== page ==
1 Answer | Add Yours
The play begins with rhyming lines, in the Prologue, lines one through 14. Notice the end of every other line, beginning with "scene" (2) and "unclean" (4). These are the lines of the Chorus. Another rhyming example is Romeo's speech in Act I, Scene I , in lines 179-180. A third example in Act I, Scene I is lines 207 through 210, also Romeo's lines.
Personification is writing about an inanimate object or animal as though it were a human being. In Act I, Scene I, lines 117-118, spoken by Benvolio are a personification of the sun. He says the sun "peered forth," and since the sun cannot "peer" as a person might, this is personification. Also in Act I, Scene I, Romeo speaks about love in lines 170-171, referring to love as having a "view" and having "eyes." Since love is a concept or feeling, not a person, this is personification, too. In Act I, Scene II, Capulet talks about the month of April treading "on the heel of limping winter ((27-28).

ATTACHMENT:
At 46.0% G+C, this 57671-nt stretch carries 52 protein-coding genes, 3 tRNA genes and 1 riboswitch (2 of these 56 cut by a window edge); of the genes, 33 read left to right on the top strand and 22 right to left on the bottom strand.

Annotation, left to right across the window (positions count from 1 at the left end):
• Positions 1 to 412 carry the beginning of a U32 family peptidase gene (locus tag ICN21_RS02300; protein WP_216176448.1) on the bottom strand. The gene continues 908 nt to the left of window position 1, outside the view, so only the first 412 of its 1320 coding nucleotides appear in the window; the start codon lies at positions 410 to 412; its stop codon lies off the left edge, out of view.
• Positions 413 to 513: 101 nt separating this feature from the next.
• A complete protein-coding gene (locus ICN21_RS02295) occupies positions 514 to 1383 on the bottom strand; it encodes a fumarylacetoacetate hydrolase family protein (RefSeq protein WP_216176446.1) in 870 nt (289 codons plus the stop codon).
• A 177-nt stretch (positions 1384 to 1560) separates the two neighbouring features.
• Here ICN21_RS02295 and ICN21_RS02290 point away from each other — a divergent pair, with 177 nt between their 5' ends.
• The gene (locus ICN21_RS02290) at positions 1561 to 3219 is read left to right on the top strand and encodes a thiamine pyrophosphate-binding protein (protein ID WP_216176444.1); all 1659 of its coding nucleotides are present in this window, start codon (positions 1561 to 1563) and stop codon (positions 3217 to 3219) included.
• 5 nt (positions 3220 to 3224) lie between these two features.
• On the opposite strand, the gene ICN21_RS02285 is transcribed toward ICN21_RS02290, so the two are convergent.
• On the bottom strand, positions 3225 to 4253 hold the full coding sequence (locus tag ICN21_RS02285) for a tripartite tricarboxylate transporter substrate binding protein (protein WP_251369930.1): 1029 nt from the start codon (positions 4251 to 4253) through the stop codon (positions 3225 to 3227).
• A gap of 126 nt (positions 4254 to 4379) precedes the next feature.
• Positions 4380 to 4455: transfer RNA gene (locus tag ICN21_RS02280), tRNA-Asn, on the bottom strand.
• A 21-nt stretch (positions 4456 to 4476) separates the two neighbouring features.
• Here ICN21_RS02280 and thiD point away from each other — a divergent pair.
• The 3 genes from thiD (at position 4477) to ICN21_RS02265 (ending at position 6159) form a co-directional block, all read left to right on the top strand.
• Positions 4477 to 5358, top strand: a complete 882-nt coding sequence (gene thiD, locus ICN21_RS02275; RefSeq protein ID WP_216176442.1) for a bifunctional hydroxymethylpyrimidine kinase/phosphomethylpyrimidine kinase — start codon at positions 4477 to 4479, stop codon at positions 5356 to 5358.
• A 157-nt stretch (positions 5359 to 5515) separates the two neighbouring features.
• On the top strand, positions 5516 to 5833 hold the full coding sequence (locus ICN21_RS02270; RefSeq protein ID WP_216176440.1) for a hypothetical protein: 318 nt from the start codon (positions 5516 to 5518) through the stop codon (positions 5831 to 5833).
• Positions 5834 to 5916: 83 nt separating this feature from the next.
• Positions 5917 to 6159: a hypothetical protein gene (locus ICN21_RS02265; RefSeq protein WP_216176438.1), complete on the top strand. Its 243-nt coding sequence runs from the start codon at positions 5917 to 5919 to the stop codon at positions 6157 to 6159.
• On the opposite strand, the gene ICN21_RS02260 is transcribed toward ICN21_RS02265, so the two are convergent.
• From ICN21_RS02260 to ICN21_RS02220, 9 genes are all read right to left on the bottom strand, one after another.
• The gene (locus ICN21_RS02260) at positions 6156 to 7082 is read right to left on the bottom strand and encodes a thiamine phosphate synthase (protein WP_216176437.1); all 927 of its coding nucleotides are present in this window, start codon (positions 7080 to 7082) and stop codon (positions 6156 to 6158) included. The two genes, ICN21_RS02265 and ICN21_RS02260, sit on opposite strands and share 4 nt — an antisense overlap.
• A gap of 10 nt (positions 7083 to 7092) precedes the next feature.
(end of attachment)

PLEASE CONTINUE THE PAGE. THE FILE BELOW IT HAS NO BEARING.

At the very beginning of Act II, the Chorus has an alliterative line, line 1. Notice all of the words that begin with "d" in that line. That is alliteration, the repetition of one beginning sound. In Act II, Scene II, Juliet has a speech that contains more than one example of alliteration, for example, lines 88 and 98.
Learning about these literary devices contributes to our enjoyment of Shakespeare, and you can apply your understanding to find some more examples on your own.
We’ve answered 315,619 questions. We can answer yours, too.Ask a question